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The Nanny


The Nanny (1965)

     When you consider how many evil roles Bette Davis played in her prime years in Hollywood, it should not be surprising how well suited the gal is to the horror genre. The Nanny at the outset does not seem like much of a terror flick, but once you reach the last half hour or so, the plot certainly turns that direction.

     The Nanny reminded me of Secret Ceremony in that it featured a prominent American actress in a British production that features a disturbed child character. Davis is “Nanny” in a well-to-do English flat where for the last two years she has essentially played maid and caretaker of an adult woman she has spent her career looking after. The film starts oddly as Davis enters the home and goes about unloading groceries and removing her hat and coat while the woman hysterically cries in another room as her husband tries to calm her. The trouble, it seems, is that this woman does not want her 10-year-old son to return home that day. He has been in an institution for two years for a reason not initially apparent but that might be related to the death of the woman’s daughter. Nanny calms Vergie, played by Wendy Craig, and agrees to go with the master of the house to pick up the boy. At the institution, the boy, Joey (William Dix), has just played a prank on a maid by faking his own hanging. The facility’s director says Joey has a problem with middle-aged women and this is immediately apparent when he sees Nanny.

     The story lays out a boy who is paranoid about and loathes Nanny. He will not eat her food for fear she has poisoned it, he locks his door at night and makes her swear not to enter the bathroom while he bathes. When Vergie is poisoned through her steak and kidney pie, prepared by Nanny, it immediately appears as though Joey has put the problematic substance in the food. With his mother in the hospital and father out of town, Joey refuses to be left with Nanny, so his aunt comes to stay. The boy, soaking wet and in a towel, next claims Nanny tried to drown him, and the shock sends the weak-hearted aunt into a heart attack of some sort, which Nanny pulls her from. What follows is the revelation that the Nanny is indeed all that Joey says she is. She is also responsible for the drowning death of his sister, which occurred after she learned her illegitimate daughter died of a botched abortion. Nanny has been barmy ever since only no one has noticed.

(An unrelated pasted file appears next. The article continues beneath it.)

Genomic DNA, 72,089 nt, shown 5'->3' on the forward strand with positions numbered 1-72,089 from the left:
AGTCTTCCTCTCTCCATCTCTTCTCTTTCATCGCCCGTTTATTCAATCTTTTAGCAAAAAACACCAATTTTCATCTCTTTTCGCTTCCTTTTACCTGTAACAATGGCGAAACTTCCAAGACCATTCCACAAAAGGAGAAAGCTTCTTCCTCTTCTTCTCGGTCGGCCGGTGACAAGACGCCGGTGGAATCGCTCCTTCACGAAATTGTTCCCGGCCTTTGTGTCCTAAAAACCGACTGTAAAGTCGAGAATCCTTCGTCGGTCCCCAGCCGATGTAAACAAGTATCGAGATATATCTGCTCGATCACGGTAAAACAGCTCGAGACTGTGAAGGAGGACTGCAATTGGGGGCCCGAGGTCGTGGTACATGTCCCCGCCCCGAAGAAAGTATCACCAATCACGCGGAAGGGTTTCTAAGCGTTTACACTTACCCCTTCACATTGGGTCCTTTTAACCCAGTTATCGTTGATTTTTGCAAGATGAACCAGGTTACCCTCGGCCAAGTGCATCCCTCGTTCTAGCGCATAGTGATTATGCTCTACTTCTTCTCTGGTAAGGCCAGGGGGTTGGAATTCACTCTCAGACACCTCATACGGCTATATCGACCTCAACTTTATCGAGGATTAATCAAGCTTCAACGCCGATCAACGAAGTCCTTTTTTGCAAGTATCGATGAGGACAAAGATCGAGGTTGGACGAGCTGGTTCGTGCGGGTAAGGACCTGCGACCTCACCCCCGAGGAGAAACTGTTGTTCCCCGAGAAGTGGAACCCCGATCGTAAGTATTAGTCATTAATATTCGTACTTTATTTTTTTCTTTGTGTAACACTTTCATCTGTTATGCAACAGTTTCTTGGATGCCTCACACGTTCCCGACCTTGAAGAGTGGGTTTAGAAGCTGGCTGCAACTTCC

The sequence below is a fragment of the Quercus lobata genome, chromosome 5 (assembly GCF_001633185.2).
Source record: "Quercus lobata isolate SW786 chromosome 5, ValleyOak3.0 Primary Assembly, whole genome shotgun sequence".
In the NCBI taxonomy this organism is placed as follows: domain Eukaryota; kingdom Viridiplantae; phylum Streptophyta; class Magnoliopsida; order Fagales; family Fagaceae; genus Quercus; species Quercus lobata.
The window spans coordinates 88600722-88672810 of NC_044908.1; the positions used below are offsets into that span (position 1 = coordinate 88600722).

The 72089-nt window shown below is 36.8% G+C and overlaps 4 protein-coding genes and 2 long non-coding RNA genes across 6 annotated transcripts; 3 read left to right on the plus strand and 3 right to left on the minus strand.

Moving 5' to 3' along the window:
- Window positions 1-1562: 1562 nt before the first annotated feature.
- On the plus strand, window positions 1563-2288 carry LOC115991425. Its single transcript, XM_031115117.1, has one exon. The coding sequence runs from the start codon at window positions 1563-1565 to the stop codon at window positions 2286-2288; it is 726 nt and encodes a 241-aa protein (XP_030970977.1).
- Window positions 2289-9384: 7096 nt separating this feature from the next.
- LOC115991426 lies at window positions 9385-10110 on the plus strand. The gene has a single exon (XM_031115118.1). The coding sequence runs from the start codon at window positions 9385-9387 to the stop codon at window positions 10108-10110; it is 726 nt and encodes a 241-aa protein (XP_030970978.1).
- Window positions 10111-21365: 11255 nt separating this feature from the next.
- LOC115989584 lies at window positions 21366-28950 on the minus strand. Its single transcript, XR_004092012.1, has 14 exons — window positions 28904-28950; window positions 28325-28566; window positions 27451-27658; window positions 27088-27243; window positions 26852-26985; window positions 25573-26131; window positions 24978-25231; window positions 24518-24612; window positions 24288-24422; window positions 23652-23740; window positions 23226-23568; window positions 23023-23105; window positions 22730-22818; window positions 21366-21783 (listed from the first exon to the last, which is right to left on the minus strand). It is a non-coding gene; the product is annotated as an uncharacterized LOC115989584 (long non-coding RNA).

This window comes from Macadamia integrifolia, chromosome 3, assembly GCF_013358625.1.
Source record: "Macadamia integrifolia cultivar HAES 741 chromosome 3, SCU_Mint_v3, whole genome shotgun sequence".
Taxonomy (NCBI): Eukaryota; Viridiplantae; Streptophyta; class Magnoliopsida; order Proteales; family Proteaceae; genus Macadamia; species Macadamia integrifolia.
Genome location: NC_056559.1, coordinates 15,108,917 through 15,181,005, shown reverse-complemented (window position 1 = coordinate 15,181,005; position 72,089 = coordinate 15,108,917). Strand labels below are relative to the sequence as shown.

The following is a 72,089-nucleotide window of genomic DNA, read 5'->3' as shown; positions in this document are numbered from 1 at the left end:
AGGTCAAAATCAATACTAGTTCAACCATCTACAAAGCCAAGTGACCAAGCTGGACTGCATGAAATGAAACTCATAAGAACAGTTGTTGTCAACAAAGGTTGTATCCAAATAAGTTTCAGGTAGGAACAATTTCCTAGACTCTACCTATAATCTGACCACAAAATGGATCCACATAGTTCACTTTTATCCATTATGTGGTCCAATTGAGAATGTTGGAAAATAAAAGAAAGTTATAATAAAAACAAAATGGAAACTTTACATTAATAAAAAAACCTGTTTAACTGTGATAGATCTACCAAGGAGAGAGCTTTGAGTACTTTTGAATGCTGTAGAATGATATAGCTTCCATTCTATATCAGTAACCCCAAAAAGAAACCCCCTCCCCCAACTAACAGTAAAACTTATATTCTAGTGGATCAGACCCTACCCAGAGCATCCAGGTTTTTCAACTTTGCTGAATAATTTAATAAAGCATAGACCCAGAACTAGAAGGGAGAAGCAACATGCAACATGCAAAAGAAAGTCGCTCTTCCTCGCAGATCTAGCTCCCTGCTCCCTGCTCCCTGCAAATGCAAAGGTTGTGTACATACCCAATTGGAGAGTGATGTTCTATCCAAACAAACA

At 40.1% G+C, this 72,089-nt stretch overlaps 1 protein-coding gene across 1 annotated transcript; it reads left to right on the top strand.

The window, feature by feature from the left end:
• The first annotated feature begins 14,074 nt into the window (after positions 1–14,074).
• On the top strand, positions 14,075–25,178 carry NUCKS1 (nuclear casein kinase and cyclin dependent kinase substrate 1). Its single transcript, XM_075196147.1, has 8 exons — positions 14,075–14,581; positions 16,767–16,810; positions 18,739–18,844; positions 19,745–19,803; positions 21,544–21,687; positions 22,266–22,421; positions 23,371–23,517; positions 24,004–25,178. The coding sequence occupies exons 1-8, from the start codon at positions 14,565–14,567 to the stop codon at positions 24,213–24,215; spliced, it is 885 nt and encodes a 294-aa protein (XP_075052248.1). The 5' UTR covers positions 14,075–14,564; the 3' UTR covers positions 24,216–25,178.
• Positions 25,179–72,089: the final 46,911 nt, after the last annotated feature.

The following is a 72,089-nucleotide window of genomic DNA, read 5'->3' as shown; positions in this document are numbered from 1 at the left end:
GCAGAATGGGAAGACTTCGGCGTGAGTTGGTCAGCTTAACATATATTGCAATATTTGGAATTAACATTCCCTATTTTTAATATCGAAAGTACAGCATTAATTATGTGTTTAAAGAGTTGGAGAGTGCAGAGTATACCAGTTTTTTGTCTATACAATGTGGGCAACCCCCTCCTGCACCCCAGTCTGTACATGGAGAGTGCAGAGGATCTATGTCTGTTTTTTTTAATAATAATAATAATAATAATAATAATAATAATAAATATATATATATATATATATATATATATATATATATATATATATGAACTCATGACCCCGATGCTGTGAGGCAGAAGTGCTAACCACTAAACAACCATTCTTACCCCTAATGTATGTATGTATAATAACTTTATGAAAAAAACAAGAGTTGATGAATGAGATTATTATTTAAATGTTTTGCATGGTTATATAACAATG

I am not much of a fan of creepy-kid movies. Although not as disturbing as Secret Ceremony, I would rather never see this one again. The story did nicely turn around the villain unexpectedly, but when Bette Davis acts loony it just comes off as campy. The boy was a pretty phenomenal actor it seemed, although he did not do much else in film. Craig, as the mother, however, was rather irritating. Seemingly the Nanny has coddled her into a child-like, dependent state following her daughter’s death. The Nanny’s livelihood depends on her employment with the family, so she, in her delusion, does everything she can to ensure the parents trust and depend on her.

     This certainly appears to be a low point for Davis. She had done another thriller the year before in Hush, Hush Sweet Charlotte and was still getting plenty of work, although she had certainly passed her prime acting years some time before. The Nanny was produced by Hammer Productions, which was responsible for a plethora of low-budget horror films in the 60s and 70s, and it certainly reflects that approach. The story concept for The Nanny was okay, but I cannot in good conscience recommend this flick.


2 Responses

  1. It was a mixed blessing that Davis continued past her “prime.” She produced some excellent work, even on TV, but also lowered her standards too many times to keep working. Either money needs or her internal drive to work must have caused this.

  2. I rather like THE NANNY. I thought the child performers were both quite good and their relationship was fleshed out nicely. Pamela Franklin was also quite effective in 1960’s chilling THE INNOCENTS.

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